Now, why might this be?
There are no answers to that question. The supervisor's office says there are budget constraints which placed it here and there's nothing can be done on her end. The chairman of the county commission assures us the office is well funded, and that the failure of 6 of 18 memory cards in their job of transmitting data, is a result of poor training at the office, only. He knows this for a fact, and will brook no argument as to security, equipment, software or otherwise.
Here's what the state audit of the fouled election between Allen West and Patrick Murphy looked like. Here we see David Drury, chief of voter systems certification for the state, hard at work, or swindle, and we don't know precisely which it is. Certainly the lack of transparency is concerning. The only reason we can see him is because this phone camera pic is taken in the two inch space between a drawn vertical blind, and the wall.
|Florida Division of elections chief David Drury at work surrounded by opened boxes of ballots|
One concern for security of an election is hackability: can the guts of the voting systems be attacked from remote computer assault? That means, someone posting-up with a router, some signal decrypting equipment and mal-ware on a laptop. And the answer is? Yes. How? Well, the tabulating room - that's where the memory cards are coded before they are sent out to the voting precincts or early voting places, and where the data streams back from them and is compiled. It turns out this vital space is adjacent to a totally abandoned store. The divider between them is apparently wallboard over metal studs.
|Left is a cavernous unsecured facility with wallboard separating from, right, the sensitive machinery tabulating the votes in the St. Lucie Supervisor of Elections Office.|
The mall security systems, alarms and so forth, come on at 10:30 p.m. according to the Palm Beach Post. And yet on a typical day, the office closes at 5 p.m. While we were there, we could see no evidence of any mall security cameras anywhere.
Layout of the office?
Another concern is the storage area for the voting machines. This is adjacent to the mall service exit. There is a simple lock to the storage room which opens on the mall walk. The lock is one you might find on the side door to your garage. In the service exit hallway are stacked boxes by the dozen. Do they contain voting equipment or things necessary to the voting process? Unknown.
|Walk right in|
While the doors into this from the service exit hallway are only accessed via card swipe, the wrong person with the right card working at the wrong hours, could access this room unseen from either the mall, or the outside as there are exit doors on either end of the hallway. There didn't appear to be any cameras in this hallway. We entered from the public mall walk, the door wasn't locked. We took our time photographing everything inside it, then left through the fire exit door, which also was unlocked. There were no signs of No Tresspass.
|Voting Equipment Left OUT IN THE OPEN.|
When the recounting retabulating was going on, on Wednesday, they said there wasn't enough room to acomidate the press and observers, so they hauled the voting equipment across the mall walk to an abandoned jewelry store type space. Observers could walk from this space back and forth into the office tabulating room.
The condition of the mall itself, the falling ceiling tiles, the mold and dust, gave one much to think about. There were no video cameras in the "jewelry store" monitoring the twenty voting machines in operation as this proceeded. Who knows if this is relevant.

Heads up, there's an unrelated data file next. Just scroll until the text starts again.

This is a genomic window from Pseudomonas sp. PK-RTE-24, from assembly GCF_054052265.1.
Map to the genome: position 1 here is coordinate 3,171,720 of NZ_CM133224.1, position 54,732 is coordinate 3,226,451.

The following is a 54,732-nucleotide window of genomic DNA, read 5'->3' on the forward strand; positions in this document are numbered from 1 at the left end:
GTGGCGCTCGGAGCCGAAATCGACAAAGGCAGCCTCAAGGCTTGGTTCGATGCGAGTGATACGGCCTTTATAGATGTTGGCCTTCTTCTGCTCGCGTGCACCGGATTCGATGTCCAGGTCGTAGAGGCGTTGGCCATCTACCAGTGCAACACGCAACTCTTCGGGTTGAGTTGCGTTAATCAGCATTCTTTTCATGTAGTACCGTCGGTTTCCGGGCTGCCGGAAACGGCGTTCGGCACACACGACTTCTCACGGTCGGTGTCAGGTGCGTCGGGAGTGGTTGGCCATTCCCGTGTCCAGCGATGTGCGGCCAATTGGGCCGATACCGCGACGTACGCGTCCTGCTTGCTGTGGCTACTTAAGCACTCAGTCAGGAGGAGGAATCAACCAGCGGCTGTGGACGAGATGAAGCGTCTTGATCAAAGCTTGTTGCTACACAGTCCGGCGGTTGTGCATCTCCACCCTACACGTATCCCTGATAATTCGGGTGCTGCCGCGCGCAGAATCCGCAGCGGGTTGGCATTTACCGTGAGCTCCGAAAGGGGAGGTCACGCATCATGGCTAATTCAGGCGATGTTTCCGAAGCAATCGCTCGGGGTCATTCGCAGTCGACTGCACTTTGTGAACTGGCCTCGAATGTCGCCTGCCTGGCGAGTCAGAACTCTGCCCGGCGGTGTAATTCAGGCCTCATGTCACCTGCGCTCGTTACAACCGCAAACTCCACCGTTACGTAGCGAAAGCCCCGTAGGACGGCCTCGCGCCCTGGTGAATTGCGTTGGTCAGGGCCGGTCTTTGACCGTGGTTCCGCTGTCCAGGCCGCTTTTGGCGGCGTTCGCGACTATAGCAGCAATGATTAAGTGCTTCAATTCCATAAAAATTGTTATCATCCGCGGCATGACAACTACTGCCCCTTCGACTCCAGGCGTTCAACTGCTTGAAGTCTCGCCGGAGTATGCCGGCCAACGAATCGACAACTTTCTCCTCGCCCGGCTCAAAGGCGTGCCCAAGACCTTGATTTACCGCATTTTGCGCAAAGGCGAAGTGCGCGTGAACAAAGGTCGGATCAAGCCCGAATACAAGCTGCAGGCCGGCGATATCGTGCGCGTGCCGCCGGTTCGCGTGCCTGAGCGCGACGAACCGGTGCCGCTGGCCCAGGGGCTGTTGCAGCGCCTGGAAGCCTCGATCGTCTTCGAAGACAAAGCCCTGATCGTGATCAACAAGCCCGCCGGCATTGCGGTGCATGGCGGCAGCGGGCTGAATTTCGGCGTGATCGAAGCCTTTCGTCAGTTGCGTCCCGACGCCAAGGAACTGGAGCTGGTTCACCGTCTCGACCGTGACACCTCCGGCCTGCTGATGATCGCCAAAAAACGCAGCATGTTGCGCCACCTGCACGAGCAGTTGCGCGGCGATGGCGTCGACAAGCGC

Elections supervisor Gertrude Walker and David Drury inside the "jewelry store" during the rescanning. No security cameras, ceiling tiles falling, dust.
In sum it is sufficient to say voting, is one of the most important processes we pay for in government. The vote is the place where all other decisions in government come from.
And yet, in St. Lucie County Florida, the vote is afforded a small corner in a run down largely abandoned shopping mall near the highway-town in Fort Pierce.
The office is wide open for any number of security failures.
When a failure does happen we get two vastly conflicting stories, neither of which make any sense. The media plays them up, without investigating the obvious. On the one hand, the democratic party goes after those going after Ms. Walker.
Yes, Ms. Walker is a 30 year veteran at her job. What about a scanning machine left in the Tradition polling precinct overnight? These things are not mutually exclusive. They both can be true. The latter needs to be investigated, regardless of the former.
The county commission chairman we spoke with can point fingers at Ms. Walker all day and say she was to blame through incompetence. And yet, what about this appalling setting they have place her in?
Ms. Walker doesn't have to be in on the steal to have these lapses in her office, and the security at the mall exploited for a rigged vote.
St. Lucie is one more example of how the state division of elections isn't just presiding over yet another (yawn/vomit) "Perfect Storm" of conditions leading to a screw up. No. The state division of elections obviously knows - or should know - the conditions under which the vote is taken and collected around the state.
They are guilty of aiding and abetting a screwed up vote: and it appears anymore, they are part of the swindle to sway the vote one particular way, over and over again. Because if it were all a mistake, they mistake would break left, as well as right. But it doesn't.
Allen West GAINED 500 votes in the confusion. Rick Scott won after a tainted vote. Al Gore LOST after a supreme court decision and a 16,022 backward vote in Volusia County.
And for years apparently everyone knew this office was located where it was, and was in the condition it was in before the screw up of 2012.